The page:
Press "1" If You’re Hurting in English…
It’s been discussed here before, how hospitals are just as susceptible as manufacturers are to the “Siren Song” of technology. This time, it appears Parkland Hospital (here in Dallas) is presenting with such symptoms…
You might know Parkland as the historic hospital JFK was taken to after being shot in Dealey Plaza. It’s still open as the large county hospital for Dallas County. I presume they have long waits for ER treatment, as is common in hospitals. Many hospitals are taking the “Lean” approach to reducing waiting times in the ER. Strategies I’ve heard recently about include:
- Changing the “triage” process so patients are seen immediately by an MD — providing more accurate assessment than an RN could with the added benefit of reducing the need for a patient to repeat the same story to multiple people.
- Separating the ER into two separate “value streams” or “patient pathways” — patients who will be treated and sent home versus those patients who are likely to be admitted. A hospital in Australia implemented such a process and started seeing patients in each stream in a “FIFO” (first-in-first-out) process that cleared up delays immediately.
The Lean hospitals are fundamentally rethinking the process, not just automating parts of the process. Parkland went the technology route:
Parkland Health & Hospital System, based in Dallas, recently launched self-service check-in kiosks in the emergency room to speed the delivery of care and streamline registration processes. The technology, called MediKiosk, is provided by Galvanon, a subsidiary of NCR Corporation (NYSE:NCR).
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So, basically, you have the “option” of pushing buttons on a glorified ATM machine? This is considered an advancement in healthcare? I’d think not, it certainly doesn’t seem very “Lean” at first glance. This article claims Parkland is the first to implement this system. Do we want to see others? Here is the MediKiosk website with their PDF brochure (with pictures)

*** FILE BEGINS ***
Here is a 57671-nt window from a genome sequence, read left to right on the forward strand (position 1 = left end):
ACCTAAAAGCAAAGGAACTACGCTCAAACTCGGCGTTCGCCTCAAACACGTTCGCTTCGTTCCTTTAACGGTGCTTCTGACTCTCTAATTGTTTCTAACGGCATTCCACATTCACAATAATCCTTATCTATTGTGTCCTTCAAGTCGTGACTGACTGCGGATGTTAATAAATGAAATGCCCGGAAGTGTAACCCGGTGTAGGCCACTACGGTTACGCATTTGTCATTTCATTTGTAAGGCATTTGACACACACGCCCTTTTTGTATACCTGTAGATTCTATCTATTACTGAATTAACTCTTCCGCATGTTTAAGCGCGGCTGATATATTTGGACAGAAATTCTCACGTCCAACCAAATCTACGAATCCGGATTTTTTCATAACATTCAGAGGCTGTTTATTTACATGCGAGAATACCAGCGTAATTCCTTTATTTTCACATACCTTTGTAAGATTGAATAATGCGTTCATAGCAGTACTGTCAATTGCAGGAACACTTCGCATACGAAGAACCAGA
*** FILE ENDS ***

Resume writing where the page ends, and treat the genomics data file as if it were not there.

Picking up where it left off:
Three self-service check-in stations in the Parkland emergency room triage area offer patients the option of interacting in either English or Spanish. Instead of waiting in line to explain their symptoms, patients can identify themselves at one of the kiosks by entering their name, along with an additional identifier, such as a birth date. Patients then use the kiosk‘s touch screen to identify their symptoms by pointing to areas on a body diagram where they feel pain and answering brief questions about the nature of their visit.
What amazes me is that this “innovation” is referred to as “more comfortable” and “less stressful” for patients.
I’ll go out on a limb and say what we need are real patient flow improvements, using Lean methods, instead of throwing technology at one part the problem.
I’d be curious to get involved and ask “why” patients are waiting to be seen at the ER. Is triage really the bottleneck? Is a computer system cost effective compared to adding more people? Is it more humane? Is the ATM more effective?
Rather than throwing resources (ATMs or people) at it, can we streamline the process so triage can be done more effectives? Better yet, let’s question if triage is really necessary… the goal isn’t efficient triage, it’s improved care, improved patient outcomes, and reduced waiting times. I’ll be curious to see if there is a press release bragging about the actual results of this new technology…